Are you contemplating whether earning an executive MBA (EMBA) degree would help you reach your professional goals? Graduates of EMBA programs report that their experiences were enriching on many levels, from personal to professional to financial. Stacy Blackman Consulting has several EMBA experts on the team who enjoy guiding clients applying to this type of graduate program.
Jordana on the SBC team is a former member of the Admissions Committee at London Business School (LBS) and was the LBS EMBA Program Director in Dubai. Here’s what she had to say about the EMBA degree.
An EMBA program offers candidates the opportunity to further develop their leadership skills in an environment designed to challenge their existing paradigms and biases developed over many years of working.
Candidates typically apply to an EMBA program when they feel they need to hone the skills necessary to take the next step in their careers. This often means C-level positions that require significantly different skills than the ones that got them to their current roles.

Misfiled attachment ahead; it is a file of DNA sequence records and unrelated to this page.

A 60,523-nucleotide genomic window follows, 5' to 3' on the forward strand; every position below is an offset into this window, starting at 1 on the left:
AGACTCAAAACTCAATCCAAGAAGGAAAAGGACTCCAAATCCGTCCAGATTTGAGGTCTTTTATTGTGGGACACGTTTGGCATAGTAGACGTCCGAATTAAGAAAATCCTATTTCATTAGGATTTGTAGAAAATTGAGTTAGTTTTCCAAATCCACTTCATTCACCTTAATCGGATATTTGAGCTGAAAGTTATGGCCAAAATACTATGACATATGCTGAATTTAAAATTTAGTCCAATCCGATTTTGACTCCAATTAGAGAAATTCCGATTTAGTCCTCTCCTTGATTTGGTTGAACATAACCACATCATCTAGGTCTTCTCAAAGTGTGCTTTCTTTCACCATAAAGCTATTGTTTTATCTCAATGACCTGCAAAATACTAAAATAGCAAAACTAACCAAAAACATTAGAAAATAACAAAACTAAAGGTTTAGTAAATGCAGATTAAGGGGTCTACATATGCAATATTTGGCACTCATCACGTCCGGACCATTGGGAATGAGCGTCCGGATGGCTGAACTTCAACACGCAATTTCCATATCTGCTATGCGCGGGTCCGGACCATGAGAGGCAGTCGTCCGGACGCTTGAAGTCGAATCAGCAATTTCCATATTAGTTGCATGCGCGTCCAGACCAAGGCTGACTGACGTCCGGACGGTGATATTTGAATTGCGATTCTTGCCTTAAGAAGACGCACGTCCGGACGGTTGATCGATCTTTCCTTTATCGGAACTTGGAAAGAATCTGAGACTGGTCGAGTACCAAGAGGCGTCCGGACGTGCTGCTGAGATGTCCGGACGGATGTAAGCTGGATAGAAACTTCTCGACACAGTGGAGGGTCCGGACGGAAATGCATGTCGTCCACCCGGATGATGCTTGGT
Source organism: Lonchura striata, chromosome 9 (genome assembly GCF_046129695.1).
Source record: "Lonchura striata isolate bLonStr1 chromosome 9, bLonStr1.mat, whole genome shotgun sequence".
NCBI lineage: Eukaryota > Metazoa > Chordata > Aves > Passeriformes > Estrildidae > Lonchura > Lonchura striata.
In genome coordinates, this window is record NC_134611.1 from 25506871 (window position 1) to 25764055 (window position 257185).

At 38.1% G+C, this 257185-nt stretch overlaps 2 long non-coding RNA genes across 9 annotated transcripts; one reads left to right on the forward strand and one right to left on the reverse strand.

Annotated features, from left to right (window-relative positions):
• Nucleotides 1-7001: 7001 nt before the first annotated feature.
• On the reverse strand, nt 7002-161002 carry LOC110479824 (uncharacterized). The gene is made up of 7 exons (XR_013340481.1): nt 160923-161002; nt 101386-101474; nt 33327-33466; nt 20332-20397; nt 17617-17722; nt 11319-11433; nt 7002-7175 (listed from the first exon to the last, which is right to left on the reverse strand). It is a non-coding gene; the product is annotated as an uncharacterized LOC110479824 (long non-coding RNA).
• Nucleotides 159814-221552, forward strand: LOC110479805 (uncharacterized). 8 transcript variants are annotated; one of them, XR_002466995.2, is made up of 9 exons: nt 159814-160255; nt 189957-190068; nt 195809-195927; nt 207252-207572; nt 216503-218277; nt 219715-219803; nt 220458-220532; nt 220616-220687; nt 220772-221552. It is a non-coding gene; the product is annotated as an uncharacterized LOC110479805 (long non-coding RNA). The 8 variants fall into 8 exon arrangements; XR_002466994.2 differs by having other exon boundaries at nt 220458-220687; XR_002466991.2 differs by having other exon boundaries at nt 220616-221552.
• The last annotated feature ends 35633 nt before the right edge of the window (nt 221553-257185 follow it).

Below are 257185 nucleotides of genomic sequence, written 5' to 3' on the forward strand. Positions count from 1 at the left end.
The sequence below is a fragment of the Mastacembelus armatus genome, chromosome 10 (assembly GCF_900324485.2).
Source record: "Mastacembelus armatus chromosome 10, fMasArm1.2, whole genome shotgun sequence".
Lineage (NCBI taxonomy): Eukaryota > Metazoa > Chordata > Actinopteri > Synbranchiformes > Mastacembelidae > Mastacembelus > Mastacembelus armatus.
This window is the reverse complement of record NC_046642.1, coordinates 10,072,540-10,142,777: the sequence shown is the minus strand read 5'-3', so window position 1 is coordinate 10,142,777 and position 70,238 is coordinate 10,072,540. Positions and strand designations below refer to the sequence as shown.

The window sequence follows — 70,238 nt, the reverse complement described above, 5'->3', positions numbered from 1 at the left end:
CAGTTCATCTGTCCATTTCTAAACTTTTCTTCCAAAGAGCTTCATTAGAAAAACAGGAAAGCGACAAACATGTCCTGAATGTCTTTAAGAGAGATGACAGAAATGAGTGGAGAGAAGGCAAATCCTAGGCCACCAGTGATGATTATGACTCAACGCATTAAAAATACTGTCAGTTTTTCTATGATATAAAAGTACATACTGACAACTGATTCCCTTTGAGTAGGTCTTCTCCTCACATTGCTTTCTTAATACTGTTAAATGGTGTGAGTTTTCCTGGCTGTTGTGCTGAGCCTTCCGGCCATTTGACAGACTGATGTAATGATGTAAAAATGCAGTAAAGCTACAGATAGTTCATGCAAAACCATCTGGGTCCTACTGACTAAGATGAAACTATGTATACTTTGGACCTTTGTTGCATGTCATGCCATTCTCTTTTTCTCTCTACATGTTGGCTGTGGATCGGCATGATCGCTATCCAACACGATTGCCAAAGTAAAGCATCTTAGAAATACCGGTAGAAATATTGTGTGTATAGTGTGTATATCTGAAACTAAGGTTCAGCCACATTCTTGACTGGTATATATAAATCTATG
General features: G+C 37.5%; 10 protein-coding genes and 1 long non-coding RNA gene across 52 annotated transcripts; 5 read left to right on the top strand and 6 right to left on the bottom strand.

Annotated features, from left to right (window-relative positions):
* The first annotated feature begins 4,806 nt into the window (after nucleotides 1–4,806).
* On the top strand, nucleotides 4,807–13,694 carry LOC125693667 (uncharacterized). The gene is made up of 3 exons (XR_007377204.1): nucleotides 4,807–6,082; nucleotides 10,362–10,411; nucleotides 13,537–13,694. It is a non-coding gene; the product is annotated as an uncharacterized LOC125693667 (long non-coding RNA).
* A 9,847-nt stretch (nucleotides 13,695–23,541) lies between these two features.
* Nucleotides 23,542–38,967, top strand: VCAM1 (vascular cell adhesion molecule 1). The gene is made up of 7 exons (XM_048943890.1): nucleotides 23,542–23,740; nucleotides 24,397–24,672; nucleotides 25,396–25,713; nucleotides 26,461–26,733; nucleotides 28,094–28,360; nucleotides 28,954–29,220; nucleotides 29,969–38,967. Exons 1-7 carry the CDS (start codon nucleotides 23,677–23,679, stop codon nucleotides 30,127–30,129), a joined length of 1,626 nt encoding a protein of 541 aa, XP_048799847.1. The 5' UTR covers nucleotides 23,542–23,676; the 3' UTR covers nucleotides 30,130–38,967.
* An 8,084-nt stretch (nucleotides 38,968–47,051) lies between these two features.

A critical aspect of the EMBA experience is the network of students and alumni. Candidates choosing a program should study the alumni network just as closely as they evaluate the caliber of faculty, subject area strengths, and geographic location.
After all, you’ll complete the program in only a few years, but alumni status lasts a lifetime. Many students find that the career advancement opportunities, business partners, and close friendships formed through this network considerably increase the value of their EMBA experience.
EMBA vs. MBA: Key Differences
How to select a target EMBA program, and understanding how it’s different than the two-year, full-time MBA program, are common questions we navigate with our clients.
Most EMBA programs look for a minimum of 8-12 years of work experience, including years of managing people or large projects. By contrast, full-time MBA admits usually have around 3-5 years of work tenure. The average age of EMBA program participants is 35. At Columbia’s EMBA program, the average student age is approximately 32, while it’s 37 at Wharton’s EMBA program.